Microsoft’s Xbox Cloud Gaming is now available for Meta Quest 2, 3, and Pro headsets.
I knew it was coming and it was just one of a dozen excuses I used to justify buying a new Meta Quest 3 at launch. Late last week, whilst gathering a bit more material for my long in gestation Meta Quest 3 review, I came across the freshly released Xbox Cloud Gaming App in the Meta Quest store.
For those that have not yet come across Xbox Cloud Gaming, it’s a way of playing Xbox games via a streaming service not unlike Netflix. Players only need an Xbox Game Pass Ultimate subscription and a compatible device. This can be anything from a mobile phone to a low-end laptop. For Windows and Android devices, if you can stream Netflix to it, you can usually use the Xbox Cloud Gaming App. Some Samsung TVs also come with Xbox Cloud Gaming. That’s over 400 games for NZ$21.95 or AUD$18.95 a month.
This is a massive boost for Meta Quest gamers. Apart from only needing a monthly subscription rather than having to buy an Xbox, you also don’t need to wait to download the software or local storage to install it. There are some prerequisites, however. Microsoft advises that you’ll need a decent Internet connection of at least 20Mbps.
You’ll also need a compatible controller, a list of which you can easily find on the Xbox website. I’d recommend an Xbox Controller as it best corresponds to the game, but there are loads of others to choose from.
Starting the Xbox Cloud Gaming App on the Meta Quest 3 immersed me in an Xbox-themed room. As an existing Xbox Game Pass Ultimate subscriber, I just had to enter my Xbox credentials and I was in. New players will need to set up a Game Pass Ultimate Subscription before they can access the games.
There are a few options for your virtual reality Xbox play space. The size of the screen can be adjusted from small, medium, large, and extra-large. In the huge VR play space, extra-large is probably the best size. As nice as the default Xbox Cloud Gaming VR room is, one of the great things about Meta Quest 3 is its colour passthrough camera, which can be activated whilst running the Cloud Gaming app. This allows you to play Xbox games on a floating screen and remain present in your home.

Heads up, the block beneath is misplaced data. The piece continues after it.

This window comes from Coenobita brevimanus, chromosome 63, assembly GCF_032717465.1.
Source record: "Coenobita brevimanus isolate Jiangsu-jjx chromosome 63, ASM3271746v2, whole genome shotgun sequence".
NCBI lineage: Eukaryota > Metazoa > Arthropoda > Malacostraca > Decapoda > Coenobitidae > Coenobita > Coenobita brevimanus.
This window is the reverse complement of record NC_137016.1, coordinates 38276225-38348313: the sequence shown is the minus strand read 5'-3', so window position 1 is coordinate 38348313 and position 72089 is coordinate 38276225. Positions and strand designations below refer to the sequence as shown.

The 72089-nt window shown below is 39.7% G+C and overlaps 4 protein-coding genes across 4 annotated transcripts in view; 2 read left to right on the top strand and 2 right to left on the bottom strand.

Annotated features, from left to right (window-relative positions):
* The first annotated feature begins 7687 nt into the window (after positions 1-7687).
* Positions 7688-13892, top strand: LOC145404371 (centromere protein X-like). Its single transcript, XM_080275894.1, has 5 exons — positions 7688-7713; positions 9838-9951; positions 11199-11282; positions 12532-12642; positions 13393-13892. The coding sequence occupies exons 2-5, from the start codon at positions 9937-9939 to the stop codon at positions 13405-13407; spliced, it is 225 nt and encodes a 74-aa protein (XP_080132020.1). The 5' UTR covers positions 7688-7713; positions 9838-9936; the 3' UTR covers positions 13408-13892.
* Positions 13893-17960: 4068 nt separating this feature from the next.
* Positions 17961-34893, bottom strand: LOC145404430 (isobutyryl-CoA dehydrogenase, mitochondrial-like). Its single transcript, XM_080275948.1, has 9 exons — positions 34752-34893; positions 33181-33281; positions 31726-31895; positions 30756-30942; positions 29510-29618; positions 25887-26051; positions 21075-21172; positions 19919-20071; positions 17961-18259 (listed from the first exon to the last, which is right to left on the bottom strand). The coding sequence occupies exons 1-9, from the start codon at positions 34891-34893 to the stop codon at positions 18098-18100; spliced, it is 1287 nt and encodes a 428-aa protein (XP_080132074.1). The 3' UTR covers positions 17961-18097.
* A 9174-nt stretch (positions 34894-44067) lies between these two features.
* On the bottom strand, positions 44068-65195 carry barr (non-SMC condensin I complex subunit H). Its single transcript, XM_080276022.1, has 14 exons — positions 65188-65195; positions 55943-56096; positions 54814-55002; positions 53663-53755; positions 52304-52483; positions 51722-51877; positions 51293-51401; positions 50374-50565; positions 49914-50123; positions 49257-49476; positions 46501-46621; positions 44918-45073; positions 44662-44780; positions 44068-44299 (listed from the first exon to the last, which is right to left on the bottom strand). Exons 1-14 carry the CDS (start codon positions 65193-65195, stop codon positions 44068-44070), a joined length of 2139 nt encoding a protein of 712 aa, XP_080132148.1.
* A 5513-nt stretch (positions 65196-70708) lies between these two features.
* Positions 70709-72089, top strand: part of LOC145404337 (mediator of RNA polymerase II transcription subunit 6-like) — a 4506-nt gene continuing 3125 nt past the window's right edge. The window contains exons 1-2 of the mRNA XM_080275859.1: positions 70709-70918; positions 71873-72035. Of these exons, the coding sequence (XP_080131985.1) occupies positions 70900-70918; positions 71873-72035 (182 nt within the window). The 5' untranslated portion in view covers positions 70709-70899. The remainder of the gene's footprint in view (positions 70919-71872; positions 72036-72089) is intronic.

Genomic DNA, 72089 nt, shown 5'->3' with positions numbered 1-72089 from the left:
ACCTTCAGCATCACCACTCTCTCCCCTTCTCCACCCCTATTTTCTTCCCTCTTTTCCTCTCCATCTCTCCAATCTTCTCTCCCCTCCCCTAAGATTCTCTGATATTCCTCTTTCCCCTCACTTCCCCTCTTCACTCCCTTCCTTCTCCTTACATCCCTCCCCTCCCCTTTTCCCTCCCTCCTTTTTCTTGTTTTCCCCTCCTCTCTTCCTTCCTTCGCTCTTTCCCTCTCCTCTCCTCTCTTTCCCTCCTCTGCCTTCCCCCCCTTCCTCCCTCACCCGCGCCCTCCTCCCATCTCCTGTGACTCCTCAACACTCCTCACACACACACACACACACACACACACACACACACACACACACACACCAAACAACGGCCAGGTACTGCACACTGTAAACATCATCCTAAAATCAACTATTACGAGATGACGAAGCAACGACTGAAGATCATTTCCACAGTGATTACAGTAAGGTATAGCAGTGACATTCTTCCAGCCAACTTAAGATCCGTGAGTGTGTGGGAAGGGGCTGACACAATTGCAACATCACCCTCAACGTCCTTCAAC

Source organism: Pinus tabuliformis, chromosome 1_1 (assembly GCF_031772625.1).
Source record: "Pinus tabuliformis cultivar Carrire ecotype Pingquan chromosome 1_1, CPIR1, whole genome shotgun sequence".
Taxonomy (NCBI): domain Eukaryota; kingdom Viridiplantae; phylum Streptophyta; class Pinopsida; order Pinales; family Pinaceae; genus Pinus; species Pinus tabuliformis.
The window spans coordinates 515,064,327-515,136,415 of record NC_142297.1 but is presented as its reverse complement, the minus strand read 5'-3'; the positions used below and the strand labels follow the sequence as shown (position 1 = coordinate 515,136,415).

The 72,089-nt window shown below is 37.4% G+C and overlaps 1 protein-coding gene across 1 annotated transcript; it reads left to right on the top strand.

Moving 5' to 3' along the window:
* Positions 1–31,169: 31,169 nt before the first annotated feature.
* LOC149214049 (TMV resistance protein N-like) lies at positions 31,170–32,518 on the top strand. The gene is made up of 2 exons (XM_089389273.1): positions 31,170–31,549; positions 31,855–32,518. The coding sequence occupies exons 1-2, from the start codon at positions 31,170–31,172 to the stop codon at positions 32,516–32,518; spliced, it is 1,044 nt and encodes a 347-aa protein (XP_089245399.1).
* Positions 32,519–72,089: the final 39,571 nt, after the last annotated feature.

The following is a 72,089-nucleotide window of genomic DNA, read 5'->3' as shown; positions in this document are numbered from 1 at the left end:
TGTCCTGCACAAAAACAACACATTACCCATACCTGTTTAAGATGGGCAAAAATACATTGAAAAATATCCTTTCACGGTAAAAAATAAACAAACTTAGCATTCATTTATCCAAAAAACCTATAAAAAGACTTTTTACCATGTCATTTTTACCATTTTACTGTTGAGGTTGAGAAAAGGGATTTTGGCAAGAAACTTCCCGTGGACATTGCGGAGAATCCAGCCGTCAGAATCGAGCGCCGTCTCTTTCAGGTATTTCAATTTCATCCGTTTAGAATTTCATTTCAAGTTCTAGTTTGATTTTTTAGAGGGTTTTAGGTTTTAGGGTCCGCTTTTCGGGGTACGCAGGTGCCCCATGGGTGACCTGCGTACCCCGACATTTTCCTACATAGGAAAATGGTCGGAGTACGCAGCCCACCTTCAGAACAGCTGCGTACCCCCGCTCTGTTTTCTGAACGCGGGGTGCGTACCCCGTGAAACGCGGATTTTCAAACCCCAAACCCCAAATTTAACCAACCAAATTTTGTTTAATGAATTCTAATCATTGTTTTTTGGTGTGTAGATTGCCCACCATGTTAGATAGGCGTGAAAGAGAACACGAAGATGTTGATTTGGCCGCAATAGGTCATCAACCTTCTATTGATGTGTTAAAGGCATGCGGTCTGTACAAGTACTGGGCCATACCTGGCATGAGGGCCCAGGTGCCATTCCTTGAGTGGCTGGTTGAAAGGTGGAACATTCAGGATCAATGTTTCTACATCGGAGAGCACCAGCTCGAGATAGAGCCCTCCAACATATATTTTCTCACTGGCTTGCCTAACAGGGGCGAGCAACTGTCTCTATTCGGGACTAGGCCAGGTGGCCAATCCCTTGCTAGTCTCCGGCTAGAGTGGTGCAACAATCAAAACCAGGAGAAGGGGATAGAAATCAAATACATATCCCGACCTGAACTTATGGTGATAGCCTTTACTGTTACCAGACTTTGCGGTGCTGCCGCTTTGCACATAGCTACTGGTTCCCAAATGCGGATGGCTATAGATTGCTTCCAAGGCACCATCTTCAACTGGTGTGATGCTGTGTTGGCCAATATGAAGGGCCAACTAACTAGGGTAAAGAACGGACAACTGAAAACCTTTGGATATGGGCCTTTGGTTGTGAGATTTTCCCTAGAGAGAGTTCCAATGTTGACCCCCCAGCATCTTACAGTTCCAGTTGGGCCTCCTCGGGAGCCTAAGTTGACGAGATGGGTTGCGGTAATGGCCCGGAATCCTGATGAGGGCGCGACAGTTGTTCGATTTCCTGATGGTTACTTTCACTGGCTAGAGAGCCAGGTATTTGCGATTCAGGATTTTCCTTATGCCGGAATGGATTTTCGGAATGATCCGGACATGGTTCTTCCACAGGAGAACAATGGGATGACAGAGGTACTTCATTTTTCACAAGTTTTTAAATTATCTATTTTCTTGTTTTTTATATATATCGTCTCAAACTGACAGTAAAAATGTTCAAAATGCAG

I was a little concerned about the quality of my network connection but this proved not to be a problem. Saying that a subsequent session did need me to shut down some updates being downloaded on another machine before I could play with a decent framerate. Providing you meet the 20Mbps requirement, though, Microsoft has pretty much ironed out any issues in their Cloud Gaming service.
As well as opening up the Xbox Cloud Gaming library to Meta Quest owners, it provides an additional device for family gaming without the need for another screen. We had one player on the lounge TV with an Xbox Series X, another in the kid’s playroom on my old Xbox One, and me sitting there wearing the Quest 3. We could all play Sea of Thieves on big screens within earshot of each other. If with needed an extra crew member we could always add another via laptop.
I also played Forza Horizon 5, a game that needs precise controls, with no problems. Similarly, Microsoft Flight Simulator had me taking in the views over Auckland with no trouble, with Dragon Gaiden: The Man Who Erased His Name, allowing me to beat up yakuza with pixel-perfect accuracy.
The image quality is very good considering that is being streamed via the Internet from Microsoft’s servers. It’s not as crisp as a 4K TV screen, but it is still very clear. Of course, the quality of your Internet connection will determine your experience.
For Meta Quest owners who are existing subscribers of Xbox Game Pass Ultimate, this is a great free addition to the device. Other Quest owners who have a decent Internet connection and a compatible controller really ought to give it a go. There is usually a good 14-day trial deal so see if it is for you.